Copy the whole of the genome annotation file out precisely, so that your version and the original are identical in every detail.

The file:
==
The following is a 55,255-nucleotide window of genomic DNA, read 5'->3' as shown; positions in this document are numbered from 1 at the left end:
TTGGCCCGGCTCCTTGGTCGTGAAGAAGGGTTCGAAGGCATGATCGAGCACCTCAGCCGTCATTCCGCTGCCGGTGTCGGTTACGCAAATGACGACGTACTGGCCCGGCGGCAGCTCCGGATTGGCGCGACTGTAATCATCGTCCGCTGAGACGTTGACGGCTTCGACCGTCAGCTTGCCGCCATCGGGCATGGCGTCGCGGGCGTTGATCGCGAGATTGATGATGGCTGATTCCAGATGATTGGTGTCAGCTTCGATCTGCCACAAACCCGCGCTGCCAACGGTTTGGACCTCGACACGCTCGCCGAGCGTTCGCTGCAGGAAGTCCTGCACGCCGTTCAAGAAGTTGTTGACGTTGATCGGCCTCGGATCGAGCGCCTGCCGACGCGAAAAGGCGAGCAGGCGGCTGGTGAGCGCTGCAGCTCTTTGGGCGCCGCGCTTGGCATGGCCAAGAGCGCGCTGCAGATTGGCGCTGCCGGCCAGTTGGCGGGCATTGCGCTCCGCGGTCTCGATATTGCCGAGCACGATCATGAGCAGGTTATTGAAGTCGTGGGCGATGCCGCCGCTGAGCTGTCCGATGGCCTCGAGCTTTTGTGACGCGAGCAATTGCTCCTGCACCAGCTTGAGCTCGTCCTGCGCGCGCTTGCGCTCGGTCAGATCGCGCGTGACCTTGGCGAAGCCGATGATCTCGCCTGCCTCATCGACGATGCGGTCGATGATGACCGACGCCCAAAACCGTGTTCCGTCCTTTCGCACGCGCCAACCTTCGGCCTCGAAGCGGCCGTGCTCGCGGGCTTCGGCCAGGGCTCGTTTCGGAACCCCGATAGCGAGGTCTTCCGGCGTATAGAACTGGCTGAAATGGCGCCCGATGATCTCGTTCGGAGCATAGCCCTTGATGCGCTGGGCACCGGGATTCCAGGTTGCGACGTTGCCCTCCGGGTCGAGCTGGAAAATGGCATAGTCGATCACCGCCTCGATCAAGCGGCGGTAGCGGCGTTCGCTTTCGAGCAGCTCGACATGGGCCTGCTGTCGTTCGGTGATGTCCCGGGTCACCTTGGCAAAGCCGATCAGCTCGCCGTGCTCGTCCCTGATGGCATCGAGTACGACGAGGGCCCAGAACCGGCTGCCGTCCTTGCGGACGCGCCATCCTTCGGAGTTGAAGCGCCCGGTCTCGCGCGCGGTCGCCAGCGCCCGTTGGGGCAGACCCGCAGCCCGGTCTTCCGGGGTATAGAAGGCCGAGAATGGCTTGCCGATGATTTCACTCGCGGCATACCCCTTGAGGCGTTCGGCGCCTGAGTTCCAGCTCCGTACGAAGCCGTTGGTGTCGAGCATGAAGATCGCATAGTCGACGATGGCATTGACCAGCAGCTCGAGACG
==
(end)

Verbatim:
The following is a 55,255-nucleotide window of genomic DNA, read 5'->3' as shown; positions in this document are numbered from 1 at the left end:
TTGGCCCGGCTCCTTGGTCGTGAAGAAGGGTTCGAAGGCATGATCGAGCACCTCAGCCGTCATTCCGCTGCCGGTGTCGGTTACGCAAATGACGACGTACTGGCCCGGCGGCAGCTCCGGATTGGCGCGACTGTAATCATCGTCCGCTGAGACGTTGACGGCTTCGACCGTCAGCTTGCCGCCATCGGGCATGGCGTCGCGGGCGTTGATCGCGAGATTGATGATGGCTGATTCCAGATGATTGGTGTCAGCTTCGATCTGCCACAAACCCGCGCTGCCAACGGTTTGGACCTCGACACGCTCGCCGAGCGTTCGCTGCAGGAAGTCCTGCACGCCGTTCAAGAAGTTGTTGACGTTGATCGGCCTCGGATCGAGCGCCTGCCGACGCGAAAAGGCGAGCAGGCGGCTGGTGAGCGCTGCAGCTCTTTGGGCGCCGCGCTTGGCATGGCCAAGAGCGCGCTGCAGATTGGCGCTGCCGGCCAGTTGGCGGGCATTGCGCTCCGCGGTCTCGATATTGCCGAGCACGATCATGAGCAGGTTATTGAAGTCGTGGGCGATGCCGCCGCTGAGCTGTCCGATGGCCTCGAGCTTTTGTGACGCGAGCAATTGCTCCTGCACCAGCTTGAGCTCGTCCTGCGCGCGCTTGCGCTCGGTCAGATCGCGCGTGACCTTGGCGAAGCCGATGATCTCGCCTGCCTCATCGACGATGCGGTCGATGATGACCGACGCCCAAAACCGTGTTCCGTCCTTTCGCACGCGCCAACCTTCGGCCTCGAAGCGGCCGTGCTCGCGGGCTTCGGCCAGGGCTCGTTTCGGAACCCCGATAGCGAGGTCTTCCGGCGTATAGAACTGGCTGAAATGGCGCCCGATGATCTCGTTCGGAGCATAGCCCTTGATGCGCTGGGCACCGGGATTCCAGGTTGCGACGTTGCCCTCCGGGTCGAGCTGGAAAATGGCATAGTCGATCACCGCCTCGATCAAGCGGCGGTAGCGGCGTTCGCTTTCGAGCAGCTCGACATGGGCCTGCTGTCGTTCGGTGATGTCCCGGGTCACCTTGGCAAAGCCGATCAGCTCGCCGTGCTCGTCCCTGATGGCATCGAGTACGACGAGGGCCCAGAACCGGCTGCCGTCCTTGCGGACGCGCCATCCTTCGGAGTTGAAGCGCCCGGTCTCGCGCGCGGTCGCCAGCGCCCGTTGGGGCAGACCCGCAGCCCGGTCTTCCGGGGTATAGAAGGCCGAGAATGGCTTGCCGATGATTTCACTCGCGGCATACCCCTTGAGGCGTTCGGCGCCTGAGTTCCAGCTCCGTACGAAGCCGTTGGTGTCGAGCATGAAGATCGCATAGTCGACGATGGCATTGACCAGCAGCTCGAGACG